Over at Ammoland.com, Team Vertx 3 Gun Nation Pro Shooter Chris Andersen offers three target options for competitors looking to dial-up both their speed and accuracy. [Descriptions and recommendations after the jump.] Notice that the targets above are nestled in lush green grass. Not only does that tell you that Chris doesn’t train in the Texas summer, it highlights the simple fact that advanced shooting skills are more easily mastered in the great outdoors (weather dependent). Especially at ranges where you’re free to do whatever it is you like to do (as long as you don’t do something unsafe). I’d go so far as to say that . . .
most square ranges have very little to offer anyone training for armed self-defense, save practice on grip, stance, breathing, trigger control and weapon familiarity. I’ll go even further: standing still and shooting at paper targets trains you to . . . stand still and shoot at immobile targets. Not good. If you have to (i.e. if you face money and time issues) sacrifice regular square range practice for irregular outdoor work. Yeah, it’s that important.
Chris Anderson’s drills:
Pistol [image at top of the post]:
Start position: Pistol holstered, hands at sides. Upon start signal, engage 1 IPSC target at 7 yards with two rounds, then transition to two 4-6” steel plates at 15 yards.
The differences in speed between the two types of targets will be drastic. Forcing you to stay under control while transitioning between a high speed, target focus type shot, to an aimed hard sight focus shot. This setup will offer a number of different ways to shoot the drill as well. Starting on one of the difficult targets first, then transitioning to the high speed shot, and then back to the remaining difficult target is another option. Mixing up the drill forces you to keep thinking on your feet, and the large variance in speed will help you sharpen your focus and train you to stay under control.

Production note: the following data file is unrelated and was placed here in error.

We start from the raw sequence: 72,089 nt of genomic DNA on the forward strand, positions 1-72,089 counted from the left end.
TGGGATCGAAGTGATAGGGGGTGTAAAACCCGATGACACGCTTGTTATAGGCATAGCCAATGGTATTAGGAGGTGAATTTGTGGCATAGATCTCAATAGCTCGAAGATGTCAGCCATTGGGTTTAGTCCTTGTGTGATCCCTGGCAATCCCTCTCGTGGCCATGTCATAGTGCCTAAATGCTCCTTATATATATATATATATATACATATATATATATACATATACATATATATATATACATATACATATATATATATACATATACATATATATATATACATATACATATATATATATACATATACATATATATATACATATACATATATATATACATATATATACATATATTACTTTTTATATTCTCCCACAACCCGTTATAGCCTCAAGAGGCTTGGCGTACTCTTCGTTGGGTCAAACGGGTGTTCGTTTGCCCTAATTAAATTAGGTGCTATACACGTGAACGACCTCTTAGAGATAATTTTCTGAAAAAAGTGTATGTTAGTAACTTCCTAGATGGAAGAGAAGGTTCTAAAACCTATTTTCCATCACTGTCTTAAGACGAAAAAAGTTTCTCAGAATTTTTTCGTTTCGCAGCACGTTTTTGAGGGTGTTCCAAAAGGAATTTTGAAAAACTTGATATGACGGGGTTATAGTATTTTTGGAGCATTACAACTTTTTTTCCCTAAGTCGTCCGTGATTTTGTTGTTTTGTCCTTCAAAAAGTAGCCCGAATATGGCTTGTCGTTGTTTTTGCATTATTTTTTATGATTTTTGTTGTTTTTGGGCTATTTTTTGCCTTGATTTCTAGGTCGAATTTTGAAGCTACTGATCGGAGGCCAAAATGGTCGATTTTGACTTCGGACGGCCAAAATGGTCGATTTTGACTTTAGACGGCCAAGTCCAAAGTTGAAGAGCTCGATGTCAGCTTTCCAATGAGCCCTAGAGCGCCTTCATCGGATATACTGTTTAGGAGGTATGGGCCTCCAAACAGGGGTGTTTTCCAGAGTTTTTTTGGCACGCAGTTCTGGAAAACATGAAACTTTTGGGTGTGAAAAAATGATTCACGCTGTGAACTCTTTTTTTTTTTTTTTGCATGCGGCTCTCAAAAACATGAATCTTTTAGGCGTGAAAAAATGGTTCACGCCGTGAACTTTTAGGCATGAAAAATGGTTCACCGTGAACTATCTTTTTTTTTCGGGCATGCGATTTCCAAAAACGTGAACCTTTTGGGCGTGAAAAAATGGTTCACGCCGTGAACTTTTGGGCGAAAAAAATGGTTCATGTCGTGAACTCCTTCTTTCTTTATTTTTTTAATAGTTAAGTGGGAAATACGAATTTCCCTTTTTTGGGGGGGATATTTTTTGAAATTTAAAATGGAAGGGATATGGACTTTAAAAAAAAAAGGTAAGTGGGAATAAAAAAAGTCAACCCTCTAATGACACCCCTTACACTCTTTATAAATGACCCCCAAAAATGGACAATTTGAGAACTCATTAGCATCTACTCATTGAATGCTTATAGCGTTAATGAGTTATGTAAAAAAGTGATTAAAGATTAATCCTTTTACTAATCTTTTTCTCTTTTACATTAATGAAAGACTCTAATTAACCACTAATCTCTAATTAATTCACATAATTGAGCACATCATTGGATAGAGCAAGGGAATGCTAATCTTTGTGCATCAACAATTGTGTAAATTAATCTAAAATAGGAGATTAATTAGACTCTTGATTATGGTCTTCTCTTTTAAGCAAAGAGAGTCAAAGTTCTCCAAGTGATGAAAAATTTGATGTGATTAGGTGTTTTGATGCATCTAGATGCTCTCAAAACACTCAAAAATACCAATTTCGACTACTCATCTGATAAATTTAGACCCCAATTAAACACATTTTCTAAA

Start position: Low ready. Upon the start engage an IPSC target at 10 yards with two rounds, then transition to an offhand shot on and 8-10” plate at 50 yards.
Just like the pistol drill, switch between starting on the slow and fast targets to keep yourself guessing. A ten yard rifle paper shot will be VERY fast, and the visual patience required to hit the offhand 50 yard steel will be invaluable in competition.
Offhand rifle shots are some of the best training opportunities available in all of shooting. The fundamentals they ingrain are incredibly important, and will carry over into every difficult shot that you ever take with your rife.
Start position: Port arms. Upon start signal engage 2 falling steel targets at 10 yards with birdshot and then transition to a third falling steel target obstructed by a no shoot plate in front that requires a careful hold-off to execute.
The shotgun is the most dangerous gun of all in my opinion when it comes to staying under control. The amount of forgiveness a good birdshot pattern can offer is great, but it is also very easy to get cocky and push too hard.
This is especially true if you have a difficult shot situated amongst some faster shots. The consequences of a miss are much higher due to the guns limited capacity, so focus is very important. Varying between fast birdshot targets and a difficult, no-shoot hold-off shot will test that focus. Not to mention, these types of shots will reinforce valuable knowledge of your shotgun’s birdshot pattern.
Stick with these drills.
I have been doing drills like this pretty much since I started shooting, and still use them regularly. Try setting up your own version of these drills and plug them into your practice routine each time you are at the range. They are simple enough to be easily duplicated.
Keep your setup consistent and track your times to monitor your progress. Also don’t be afraid to push occasionally to find out where the limit is. You will find if you practice these skills regularly, that limit will be faster and faster!